Minister for Small and Family Business, Skills and Vocational Education Senator Michaelia Cash will meet with businesses across Australia over the next two weeks to get feedback on the best policies to support the small business sector.
Cash will talk to family businesses and small businesses in Adelaide, Perth, Albany, Brisbane, the Sunshine Coast and Rockhampton.
“I’ll be visiting as many small businesses as possible - including retailers, workshops, pubs, cafes, building sites and farms, to experience their operations and understand the issues that affect them,” she said.
“Australians have heard a lot about the ‘big end of town.’ My focus is on small and family business – the engine room of the Australian economy.
“Small and family businesses are the lifeblood of our regional communities, our suburbs, our industry and our economy.”
There are 2.2 million small businesses in Australia employing 4.8 million people.
“They’re 97 per cent of all business in the country and employ 44 per cent of the business workforce,” Cash said.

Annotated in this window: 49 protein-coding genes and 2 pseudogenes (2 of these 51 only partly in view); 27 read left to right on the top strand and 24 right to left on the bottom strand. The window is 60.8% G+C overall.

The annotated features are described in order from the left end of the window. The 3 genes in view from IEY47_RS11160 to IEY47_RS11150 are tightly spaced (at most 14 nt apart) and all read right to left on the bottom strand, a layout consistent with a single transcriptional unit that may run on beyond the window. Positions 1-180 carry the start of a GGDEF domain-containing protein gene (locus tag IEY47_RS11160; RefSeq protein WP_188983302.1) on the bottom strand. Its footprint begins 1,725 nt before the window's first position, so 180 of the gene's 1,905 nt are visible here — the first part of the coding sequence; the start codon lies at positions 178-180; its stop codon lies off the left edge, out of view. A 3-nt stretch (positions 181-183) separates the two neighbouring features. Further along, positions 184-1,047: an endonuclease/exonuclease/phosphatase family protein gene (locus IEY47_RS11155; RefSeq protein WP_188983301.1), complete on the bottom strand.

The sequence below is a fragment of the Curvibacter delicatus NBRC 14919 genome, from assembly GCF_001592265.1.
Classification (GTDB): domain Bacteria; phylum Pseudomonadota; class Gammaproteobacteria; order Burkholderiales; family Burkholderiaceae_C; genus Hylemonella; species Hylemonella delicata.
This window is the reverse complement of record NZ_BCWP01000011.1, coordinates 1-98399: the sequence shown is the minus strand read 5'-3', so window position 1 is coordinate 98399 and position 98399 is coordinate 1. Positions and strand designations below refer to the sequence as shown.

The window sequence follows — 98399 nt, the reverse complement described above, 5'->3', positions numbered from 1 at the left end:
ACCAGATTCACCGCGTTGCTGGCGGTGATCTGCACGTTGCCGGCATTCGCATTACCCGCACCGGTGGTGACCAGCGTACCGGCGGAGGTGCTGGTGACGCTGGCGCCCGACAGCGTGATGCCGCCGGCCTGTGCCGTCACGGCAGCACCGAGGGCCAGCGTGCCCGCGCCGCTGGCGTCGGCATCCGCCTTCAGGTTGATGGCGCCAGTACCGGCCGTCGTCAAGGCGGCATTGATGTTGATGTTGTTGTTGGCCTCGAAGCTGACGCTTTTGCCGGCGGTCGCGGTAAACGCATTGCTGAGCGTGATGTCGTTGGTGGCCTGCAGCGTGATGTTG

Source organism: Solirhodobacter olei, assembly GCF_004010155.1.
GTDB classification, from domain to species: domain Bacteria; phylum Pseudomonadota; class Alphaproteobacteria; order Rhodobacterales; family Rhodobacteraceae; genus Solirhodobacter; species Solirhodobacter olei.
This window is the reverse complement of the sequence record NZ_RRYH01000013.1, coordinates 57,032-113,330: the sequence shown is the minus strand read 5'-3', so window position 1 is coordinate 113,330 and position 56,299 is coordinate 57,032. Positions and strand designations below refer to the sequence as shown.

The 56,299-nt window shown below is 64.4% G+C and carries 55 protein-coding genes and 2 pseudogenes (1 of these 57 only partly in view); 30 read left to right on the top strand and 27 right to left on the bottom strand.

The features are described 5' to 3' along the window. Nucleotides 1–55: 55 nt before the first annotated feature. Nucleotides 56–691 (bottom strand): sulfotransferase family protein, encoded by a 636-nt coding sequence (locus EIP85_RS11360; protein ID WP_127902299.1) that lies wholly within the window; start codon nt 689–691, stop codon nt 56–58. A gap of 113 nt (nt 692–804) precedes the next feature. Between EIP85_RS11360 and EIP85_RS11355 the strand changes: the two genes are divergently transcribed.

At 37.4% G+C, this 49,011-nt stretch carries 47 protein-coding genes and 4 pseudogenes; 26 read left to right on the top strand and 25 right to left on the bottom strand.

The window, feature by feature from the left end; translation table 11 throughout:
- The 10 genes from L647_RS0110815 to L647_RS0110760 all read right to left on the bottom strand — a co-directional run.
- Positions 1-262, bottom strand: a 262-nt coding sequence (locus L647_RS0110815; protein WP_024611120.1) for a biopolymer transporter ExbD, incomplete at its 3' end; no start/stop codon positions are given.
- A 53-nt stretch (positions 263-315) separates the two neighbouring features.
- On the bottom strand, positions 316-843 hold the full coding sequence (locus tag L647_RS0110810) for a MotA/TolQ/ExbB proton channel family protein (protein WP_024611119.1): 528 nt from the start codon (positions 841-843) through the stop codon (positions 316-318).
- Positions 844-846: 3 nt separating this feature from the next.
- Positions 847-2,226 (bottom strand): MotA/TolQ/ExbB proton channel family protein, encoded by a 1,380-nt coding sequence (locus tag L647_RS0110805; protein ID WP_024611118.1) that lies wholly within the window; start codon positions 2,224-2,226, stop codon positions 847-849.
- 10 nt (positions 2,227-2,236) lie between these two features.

“These businesses are essential to our economic narrative.
“Small and family businesses deserve a fair go. We need to ensure we have a policy framework that enables them to do what they do best – create jobs for Australians.”
Just last week the Australian Industry Group (Ai) released a survey which found businesses are struggling with skills shortages.
Ai Group’s head of workforce development Megan Lilly said small businesses surveyed complained of difficulty recruiting, particularly for trade and digital roles.
Three quarters (75%) of businesses surveyed by Ai Group, large and small, reported experiencing skill shortages, up from 49% in a previous survey conducted in 2016.
Shortages were most often reported in technician, trade worker and STEM categories, but new shortages for roles in business automation, big data and artificial intelligence have also emerged.
“A lot of SMEs are digitising … but they’re finding it hard to get the right skills into their businesses,” Lilly explains.
Literacy and numeracy skills were also outlined as a pain point for business, with 99% of employers, up from 96% in 2016, saying they are affected in some way by low levels of literacy and numeracy in their workforce.
This compares to 96% recorded in the 2016 survey.
“[Businesses] are dissatisfied with the basic numeracy and literacy skills of over one-fifth of school-level entrants,” Ai Group chief executive Innes Willox said in the report.